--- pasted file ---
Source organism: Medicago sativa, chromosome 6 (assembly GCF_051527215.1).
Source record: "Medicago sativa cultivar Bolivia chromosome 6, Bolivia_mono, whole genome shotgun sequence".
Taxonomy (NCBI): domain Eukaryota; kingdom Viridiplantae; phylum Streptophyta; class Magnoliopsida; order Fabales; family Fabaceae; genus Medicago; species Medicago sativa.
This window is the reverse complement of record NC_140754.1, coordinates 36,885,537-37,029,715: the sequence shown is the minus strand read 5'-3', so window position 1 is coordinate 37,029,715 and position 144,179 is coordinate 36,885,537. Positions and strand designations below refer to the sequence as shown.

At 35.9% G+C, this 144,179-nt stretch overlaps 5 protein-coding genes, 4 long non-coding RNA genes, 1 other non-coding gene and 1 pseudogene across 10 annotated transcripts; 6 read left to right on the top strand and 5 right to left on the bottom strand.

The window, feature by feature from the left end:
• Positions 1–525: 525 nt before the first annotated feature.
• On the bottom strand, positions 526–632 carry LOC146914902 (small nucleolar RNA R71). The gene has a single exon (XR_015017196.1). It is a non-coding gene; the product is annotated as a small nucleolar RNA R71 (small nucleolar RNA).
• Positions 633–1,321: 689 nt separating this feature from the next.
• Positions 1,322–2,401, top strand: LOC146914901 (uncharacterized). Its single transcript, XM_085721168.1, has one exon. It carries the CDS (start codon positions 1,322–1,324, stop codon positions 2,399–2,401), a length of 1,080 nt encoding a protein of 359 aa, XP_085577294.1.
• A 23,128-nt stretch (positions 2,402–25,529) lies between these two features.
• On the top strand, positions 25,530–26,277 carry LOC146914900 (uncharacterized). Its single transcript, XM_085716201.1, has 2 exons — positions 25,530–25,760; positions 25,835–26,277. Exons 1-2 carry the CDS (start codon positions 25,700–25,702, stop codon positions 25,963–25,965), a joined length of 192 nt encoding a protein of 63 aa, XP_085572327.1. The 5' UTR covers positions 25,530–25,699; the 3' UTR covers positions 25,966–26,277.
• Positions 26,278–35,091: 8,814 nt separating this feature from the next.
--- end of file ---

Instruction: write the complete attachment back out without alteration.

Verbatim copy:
Source organism: Medicago sativa, chromosome 6 (assembly GCF_051527215.1).
Source record: "Medicago sativa cultivar Bolivia chromosome 6, Bolivia_mono, whole genome shotgun sequence".
Taxonomy (NCBI): domain Eukaryota; kingdom Viridiplantae; phylum Streptophyta; class Magnoliopsida; order Fabales; family Fabaceae; genus Medicago; species Medicago sativa.
This window is the reverse complement of record NC_140754.1, coordinates 36,885,537-37,029,715: the sequence shown is the minus strand read 5'-3', so window position 1 is coordinate 37,029,715 and position 144,179 is coordinate 36,885,537. Positions and strand designations below refer to the sequence as shown.

At 35.9% G+C, this 144,179-nt stretch overlaps 5 protein-coding genes, 4 long non-coding RNA genes, 1 other non-coding gene and 1 pseudogene across 10 annotated transcripts; 6 read left to right on the top strand and 5 right to left on the bottom strand.

The window, feature by feature from the left end:
• Positions 1–525: 525 nt before the first annotated feature.
• On the bottom strand, positions 526–632 carry LOC146914902 (small nucleolar RNA R71). The gene has a single exon (XR_015017196.1). It is a non-coding gene; the product is annotated as a small nucleolar RNA R71 (small nucleolar RNA).
• Positions 633–1,321: 689 nt separating this feature from the next.
• Positions 1,322–2,401, top strand: LOC146914901 (uncharacterized). Its single transcript, XM_085721168.1, has one exon. It carries the CDS (start codon positions 1,322–1,324, stop codon positions 2,399–2,401), a length of 1,080 nt encoding a protein of 359 aa, XP_085577294.1.
• A 23,128-nt stretch (positions 2,402–25,529) lies between these two features.
• On the top strand, positions 25,530–26,277 carry LOC146914900 (uncharacterized). Its single transcript, XM_085716201.1, has 2 exons — positions 25,530–25,760; positions 25,835–26,277. Exons 1-2 carry the CDS (start codon positions 25,700–25,702, stop codon positions 25,963–25,965), a joined length of 192 nt encoding a protein of 63 aa, XP_085572327.1. The 5' UTR covers positions 25,530–25,699; the 3' UTR covers positions 25,966–26,277.
• Positions 26,278–35,091: 8,814 nt separating this feature from the next.